A Refreshing Alternative to Koko and Yum Yum

I've been a fan of Lilian Jackson Braun's "The Cat Who" series for quite a while, but the series is coming to a close and the quality has been a decline. So I was pleased to find within the past year Miss Carol Nelson Douglas' Midnight Louie mysteries.This edition of the series has some of everything. There's mystery, intrigue, suspense, humor and so much more. One of the really neat things is how the story explores such personal aspects of the characters, from a priest trapped in a situation where he must sacrifice his own personal values to save those dear to him, to a public relations woman going undercover despite the danger of a "stripper killer."To add to all of that, there's Midnight Louie and his saucy daughter Midnight Louise (not that he would ever admit to her parentage personally.) Much of the story is written by Midnight Louie himself, from his perspective and while this may sound cheesy, Midnight Louie is one heck of a writer, perhaps even better than Mrs. Douglas herself.

Superior Midnight Louie

Midnight Louie, a black cat and private detective, intends to help his 'roommate' find the killers who have littered Las Vegas with their victims. With the sometimes doubtful assistance of his 'daughter,' and with support from the big cats who work with a Vegas magician, Louie manages to track down some clues--but will Temple Barr and her erstwhile lover Max Kinsella be able to put them together. And in the meantime, will ex-priest Matt Devine ever make a move on Temple, or any woman. And will cop C. R. Molina get off Max's case for long enough to determine what is really happening in Vegas? Author Carole Nelson Douglas's "Cat" stories deliver a multivolume mystery with the loose ends in one story continuing on into the next. In CAT IN A MIDNIGHT CHOIR, some of the threads start to pull together. A mysterious 13th sign of the zodiac points the way at something more potent than high-school occult and the stripper-killer finally gets his come-uppance, but the deeper mysteries remain unsolved. Indeed, ex-terrorist and crazy woman Kathleen O'Connor (aka Kitty the Cutter) is more dangerous than ever in her attempts to make Matt abandon his most deeply felt beliefs. Fans of the Midnight Louie series will be overjoyed to see this addition to the corpus--and CAT IN A MIDNIGHT CHOIR is a good one, moving forward the extended plot, providing its own nuggets of mystery, and presenting lots of Carole Nelson Douglas's quips and wry insights into humanity (only sometimes as seen from the cat's eye). For those not yet exposed to the series, it might make sense to start with the earlier novels as CHOIR is very much a (superior) middle book.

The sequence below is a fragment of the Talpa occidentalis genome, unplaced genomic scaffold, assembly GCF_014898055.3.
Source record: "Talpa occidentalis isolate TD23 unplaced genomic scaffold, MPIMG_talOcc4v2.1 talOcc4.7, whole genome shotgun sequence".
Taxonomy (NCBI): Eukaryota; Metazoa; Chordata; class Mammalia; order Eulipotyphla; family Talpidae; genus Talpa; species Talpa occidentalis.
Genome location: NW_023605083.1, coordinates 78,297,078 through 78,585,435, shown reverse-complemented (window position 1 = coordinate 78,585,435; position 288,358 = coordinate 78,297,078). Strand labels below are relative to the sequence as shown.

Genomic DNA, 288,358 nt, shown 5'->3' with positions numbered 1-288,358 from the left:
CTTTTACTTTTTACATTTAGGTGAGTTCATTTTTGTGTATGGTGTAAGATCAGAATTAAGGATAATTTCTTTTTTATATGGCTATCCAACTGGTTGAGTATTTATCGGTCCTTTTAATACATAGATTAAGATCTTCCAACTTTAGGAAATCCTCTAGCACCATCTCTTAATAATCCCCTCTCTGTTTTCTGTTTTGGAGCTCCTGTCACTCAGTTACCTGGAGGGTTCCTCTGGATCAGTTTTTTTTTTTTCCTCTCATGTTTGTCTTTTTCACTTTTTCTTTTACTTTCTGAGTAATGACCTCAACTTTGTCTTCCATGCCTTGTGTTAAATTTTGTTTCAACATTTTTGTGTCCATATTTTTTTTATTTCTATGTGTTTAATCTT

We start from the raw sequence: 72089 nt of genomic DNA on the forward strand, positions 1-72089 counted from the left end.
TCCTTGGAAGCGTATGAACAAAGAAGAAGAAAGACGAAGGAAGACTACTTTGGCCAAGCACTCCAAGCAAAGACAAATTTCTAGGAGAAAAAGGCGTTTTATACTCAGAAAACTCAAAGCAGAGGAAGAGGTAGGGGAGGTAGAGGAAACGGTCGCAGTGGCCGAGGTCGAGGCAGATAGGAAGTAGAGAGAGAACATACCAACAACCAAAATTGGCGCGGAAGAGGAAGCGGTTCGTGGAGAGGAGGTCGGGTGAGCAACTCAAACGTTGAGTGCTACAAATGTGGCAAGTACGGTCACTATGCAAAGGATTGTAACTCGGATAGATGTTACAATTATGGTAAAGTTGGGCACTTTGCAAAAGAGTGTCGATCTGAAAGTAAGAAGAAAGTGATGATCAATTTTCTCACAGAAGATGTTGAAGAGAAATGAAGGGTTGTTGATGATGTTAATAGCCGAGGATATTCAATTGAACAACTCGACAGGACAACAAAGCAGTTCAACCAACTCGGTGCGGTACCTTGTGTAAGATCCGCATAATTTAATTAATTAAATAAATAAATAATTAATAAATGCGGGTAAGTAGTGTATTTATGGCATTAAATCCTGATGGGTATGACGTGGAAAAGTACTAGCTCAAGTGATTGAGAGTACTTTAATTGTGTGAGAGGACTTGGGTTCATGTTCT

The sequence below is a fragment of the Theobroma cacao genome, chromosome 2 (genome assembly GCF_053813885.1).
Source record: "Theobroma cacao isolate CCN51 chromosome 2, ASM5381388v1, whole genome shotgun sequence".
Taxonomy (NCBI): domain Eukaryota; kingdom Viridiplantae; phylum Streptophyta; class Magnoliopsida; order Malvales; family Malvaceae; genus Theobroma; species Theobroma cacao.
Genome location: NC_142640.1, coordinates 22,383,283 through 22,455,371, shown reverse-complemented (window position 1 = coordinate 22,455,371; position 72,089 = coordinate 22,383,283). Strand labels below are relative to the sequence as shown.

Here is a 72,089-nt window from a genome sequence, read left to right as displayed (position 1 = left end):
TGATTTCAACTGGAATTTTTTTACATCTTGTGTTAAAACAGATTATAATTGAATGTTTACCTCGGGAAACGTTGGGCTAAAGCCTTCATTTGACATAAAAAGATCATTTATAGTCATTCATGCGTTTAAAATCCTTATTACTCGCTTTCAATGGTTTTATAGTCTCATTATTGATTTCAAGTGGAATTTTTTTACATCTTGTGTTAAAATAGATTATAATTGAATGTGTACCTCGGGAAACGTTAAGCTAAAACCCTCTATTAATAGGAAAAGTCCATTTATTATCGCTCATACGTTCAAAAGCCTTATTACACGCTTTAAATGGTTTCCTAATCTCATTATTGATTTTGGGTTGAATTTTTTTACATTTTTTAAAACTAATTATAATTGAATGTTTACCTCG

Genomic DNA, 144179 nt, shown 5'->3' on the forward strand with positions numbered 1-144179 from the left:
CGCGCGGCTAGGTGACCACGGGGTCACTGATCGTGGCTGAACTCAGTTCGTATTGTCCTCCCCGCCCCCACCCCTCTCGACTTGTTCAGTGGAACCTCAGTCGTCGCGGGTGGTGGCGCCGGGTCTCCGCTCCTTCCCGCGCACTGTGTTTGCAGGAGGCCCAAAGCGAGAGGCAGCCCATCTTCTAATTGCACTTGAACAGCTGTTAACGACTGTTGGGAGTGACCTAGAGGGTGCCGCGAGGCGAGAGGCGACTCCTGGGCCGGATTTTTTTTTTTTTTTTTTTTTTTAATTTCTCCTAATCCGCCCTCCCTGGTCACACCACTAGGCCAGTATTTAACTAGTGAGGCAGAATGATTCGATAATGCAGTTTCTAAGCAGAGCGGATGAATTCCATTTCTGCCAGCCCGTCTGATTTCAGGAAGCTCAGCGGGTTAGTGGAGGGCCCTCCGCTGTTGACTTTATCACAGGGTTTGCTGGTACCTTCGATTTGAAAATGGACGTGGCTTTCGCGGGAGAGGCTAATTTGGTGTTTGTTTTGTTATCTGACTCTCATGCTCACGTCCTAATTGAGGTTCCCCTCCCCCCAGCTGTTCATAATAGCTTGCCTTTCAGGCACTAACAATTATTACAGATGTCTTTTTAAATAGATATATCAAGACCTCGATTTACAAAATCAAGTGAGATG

latest Midnight Louie tale keeps the series freshness

There are a lot of unsolved crimes in Las Vegas, many of them involving ex-magician Max Kinsella since some of the victims were magicians or their assistants. There is also a rash of attacks and killings of strippers, one of whom was last seen with the mysterious Max. All of the above is too much coincidence for Lieutenant Carmen Molina to dismiss. She goes undercover to try and ferret out the killer, hoping desperately that it is Max and not the father of her twelve-year-old daughter. Temple, who knows that Molina is going after the wrong man is going to do whatever it takes to protect her hunk. Temple's fearless feline Midnight Louie decides that if he wants to keep his human safe, he must be the one to guard her back. This is the fourteenth installment in the Midnight Louie series and yet the novel remains fresh and exciting like a cat with more than nine lives. Several sub-plots from other books in the series culminate in CAT IN A MIDNIGHT CHOIR but there are other threads left purposely dangling so readers will want to read the next episode in this fantastic series. Carole Nelson Douglas knows what readers want and gives it to them so they will come back for more.Harriet Klausner